UK’s poorest struggle to meet government nutrition guidelines

The UK’s poorest households struggle to afford to meet the government’s recommended guidelines on a healthy diet, leaving them more at risk of obesity and heart disease, an annual audit has revealed.

With healthy foods three times as expensive as less healthy ones, the 20% least well-off families must spend 40p of every pound of their income in order to achieve an officially nutritious diet, according to the Broken Plate audit, compared with just 8p in the pound for families in the wealthiest 20%.

The audit, published by the Food Foundation thinktank, estimates that if the diets of the least well-off do not improve, more than half of the children born in the UK this year will experience obesity as a result of poor diet by the time they are 65.

Existing inequalities in the ability of families to buy sufficient healthy food had been highlighted during the coronavirus pandemic, which had demonstrated a “failing system where the poorest simply cannot afford to feed their families”, the foundation said.

The foundation is a partner in footballer Marcus Rashford’s child food poverty task force, which was set up this month with the aim of ending food poverty in the UK.

Foundation director Anna Taylor said: “Covid has exposed the devastating consequences of diet-related disease, showing that efforts to shift our food system in favour of healthy eating have been too little, too late. Leaving citizens to swim against the tide of a system which favours unhealthy eating is no longer an option.”

The government’s Eatwell guide recommends people eat at least five portions of fruit and vegetables a day, two portions of fish a week, while limiting consumption of meat and processed food high in sugar and salt.

The foundation said, however, that the mean price of fruit and vegetables continues to soar – it cost £9.39 per 1,000 calories in 2019, having risen every year since 2016 – while the price of food and drinks that are high in sugar, salt and/or fat has remained stable at £3.54 per 1,000 calories.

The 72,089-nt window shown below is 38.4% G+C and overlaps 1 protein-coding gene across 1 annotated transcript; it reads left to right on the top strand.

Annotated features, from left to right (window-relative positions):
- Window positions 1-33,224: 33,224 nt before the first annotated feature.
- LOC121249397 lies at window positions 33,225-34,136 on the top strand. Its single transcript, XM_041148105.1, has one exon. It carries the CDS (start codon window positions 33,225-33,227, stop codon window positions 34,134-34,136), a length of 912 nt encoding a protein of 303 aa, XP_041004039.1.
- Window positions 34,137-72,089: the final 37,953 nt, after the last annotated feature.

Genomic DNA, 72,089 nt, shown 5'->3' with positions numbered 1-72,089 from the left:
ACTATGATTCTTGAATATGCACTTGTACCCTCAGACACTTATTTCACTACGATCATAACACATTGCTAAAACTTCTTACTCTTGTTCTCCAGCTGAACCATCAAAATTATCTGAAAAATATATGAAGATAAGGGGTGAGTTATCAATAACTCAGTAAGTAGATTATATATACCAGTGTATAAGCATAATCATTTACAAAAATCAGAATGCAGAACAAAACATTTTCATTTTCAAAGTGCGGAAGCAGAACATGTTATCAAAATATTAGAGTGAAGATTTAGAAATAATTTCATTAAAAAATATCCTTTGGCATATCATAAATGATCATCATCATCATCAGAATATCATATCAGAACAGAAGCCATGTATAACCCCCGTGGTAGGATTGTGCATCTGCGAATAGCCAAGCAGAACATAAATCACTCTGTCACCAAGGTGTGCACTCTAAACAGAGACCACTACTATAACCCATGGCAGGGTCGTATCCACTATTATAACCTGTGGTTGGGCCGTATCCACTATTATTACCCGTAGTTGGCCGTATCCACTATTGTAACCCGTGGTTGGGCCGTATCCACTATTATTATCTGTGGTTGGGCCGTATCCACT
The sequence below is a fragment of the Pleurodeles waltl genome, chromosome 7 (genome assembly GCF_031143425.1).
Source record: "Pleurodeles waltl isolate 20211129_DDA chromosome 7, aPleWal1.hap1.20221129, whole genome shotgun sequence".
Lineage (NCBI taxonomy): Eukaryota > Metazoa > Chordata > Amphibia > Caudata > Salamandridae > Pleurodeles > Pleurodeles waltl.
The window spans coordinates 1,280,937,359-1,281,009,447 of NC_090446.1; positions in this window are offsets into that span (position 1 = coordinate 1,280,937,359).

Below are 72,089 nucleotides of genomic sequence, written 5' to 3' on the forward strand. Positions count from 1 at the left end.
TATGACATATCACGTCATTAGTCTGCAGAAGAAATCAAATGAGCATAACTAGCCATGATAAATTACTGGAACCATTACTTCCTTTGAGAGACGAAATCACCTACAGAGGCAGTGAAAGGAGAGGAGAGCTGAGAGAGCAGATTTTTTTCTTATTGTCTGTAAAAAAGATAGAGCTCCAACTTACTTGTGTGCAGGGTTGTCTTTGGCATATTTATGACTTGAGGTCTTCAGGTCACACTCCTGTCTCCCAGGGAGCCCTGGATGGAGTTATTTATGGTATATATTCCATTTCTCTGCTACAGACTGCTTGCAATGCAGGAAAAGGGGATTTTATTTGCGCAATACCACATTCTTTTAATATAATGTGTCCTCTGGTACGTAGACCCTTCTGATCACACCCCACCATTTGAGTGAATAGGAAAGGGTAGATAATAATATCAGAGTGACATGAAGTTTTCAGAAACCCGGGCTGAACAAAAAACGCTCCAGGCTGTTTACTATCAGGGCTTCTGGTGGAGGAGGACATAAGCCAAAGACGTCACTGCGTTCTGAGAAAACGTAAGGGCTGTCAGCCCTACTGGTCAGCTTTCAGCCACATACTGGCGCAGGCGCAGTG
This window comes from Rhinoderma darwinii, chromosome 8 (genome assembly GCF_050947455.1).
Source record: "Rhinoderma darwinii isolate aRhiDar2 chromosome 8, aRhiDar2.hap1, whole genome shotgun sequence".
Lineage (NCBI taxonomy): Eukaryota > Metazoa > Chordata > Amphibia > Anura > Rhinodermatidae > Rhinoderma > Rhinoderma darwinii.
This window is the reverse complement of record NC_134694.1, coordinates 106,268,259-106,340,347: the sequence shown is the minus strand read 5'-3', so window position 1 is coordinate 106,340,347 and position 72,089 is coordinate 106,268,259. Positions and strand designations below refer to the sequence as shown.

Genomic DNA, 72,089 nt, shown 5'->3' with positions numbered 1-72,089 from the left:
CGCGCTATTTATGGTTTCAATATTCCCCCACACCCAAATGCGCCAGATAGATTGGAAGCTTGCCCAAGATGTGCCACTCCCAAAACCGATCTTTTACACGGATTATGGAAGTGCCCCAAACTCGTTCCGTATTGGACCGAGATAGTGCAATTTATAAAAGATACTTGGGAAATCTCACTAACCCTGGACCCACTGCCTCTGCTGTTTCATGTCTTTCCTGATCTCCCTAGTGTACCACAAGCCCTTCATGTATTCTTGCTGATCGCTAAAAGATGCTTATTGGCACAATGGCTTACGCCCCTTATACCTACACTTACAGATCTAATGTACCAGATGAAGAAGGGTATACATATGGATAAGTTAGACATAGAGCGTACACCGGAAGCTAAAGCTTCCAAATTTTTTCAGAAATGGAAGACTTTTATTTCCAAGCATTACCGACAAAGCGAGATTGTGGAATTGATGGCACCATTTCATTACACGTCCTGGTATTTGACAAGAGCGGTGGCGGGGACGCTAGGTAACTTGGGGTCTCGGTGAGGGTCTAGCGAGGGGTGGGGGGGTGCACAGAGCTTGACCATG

“We need to ensure that people aren’t incentivised to buy less healthy food because it is more affordable,” the report said.

Fast food outlets accounted for a quarter of all food shops in English local authorities in 2019, the audit said, although this ranged from 12% in the Cotswolds to 39% in Blackburn. One in six council areas experienced an increase of more than 5% in the proportion of fast food shops in 2019.

The foundation found improvements in just two of 10 principal metrics that it uses to audit the UK food system each year. The proportion of children’s breakfast cereals with high sugar content had decreased by 12 percentage points, while the proportion of vegetarian ready meals had increased by a third since 2018.

The Broken Plate report comes amid increasing concern over a growing crisis of food poverty and unhealthy eating, exacerbated by the coronavirus pandemic, in which the poorest households struggle to eat regularly and healthily, and reliance on charity food parcels is growing.

The Food Standards Agency reported in August that the pandemic had had a catastrophic effect on the nutritional health of the poorest families, with as many as one in 10 forced to use food banks, and millions skipping meals or going hungry.

The government-commissioned national food strategy, published in July and written by Leon restaurateur Henry Dimbleby concluded that without urgent state intervention the Covid-19 crisis would lead to a “sharp rise in food insecurity and outright hunger”.

Dimbleby’s policy recommendations included an expansion of free school meals for 1.5 million more children from low-income families.

A government spokesperson said: “Our food system must deliver safe, healthy and affordable food for everyone, regardless of where they live or how much they earn.

“The independent review by Henry Dimbleby looks at how we can reform our food system and our world-leading obesity strategy aims to help families make healthier choices and reduce obesity rates.

“The voluntary sugar reduction programme and wider reformulation programme with industry has achieved a 2.9% reduction in sugar across retail products. Our Healthy Start scheme also supports pregnant women and young children from lower income families with access to free fruit, vegetables, milk and vitamins.”

The Guardian

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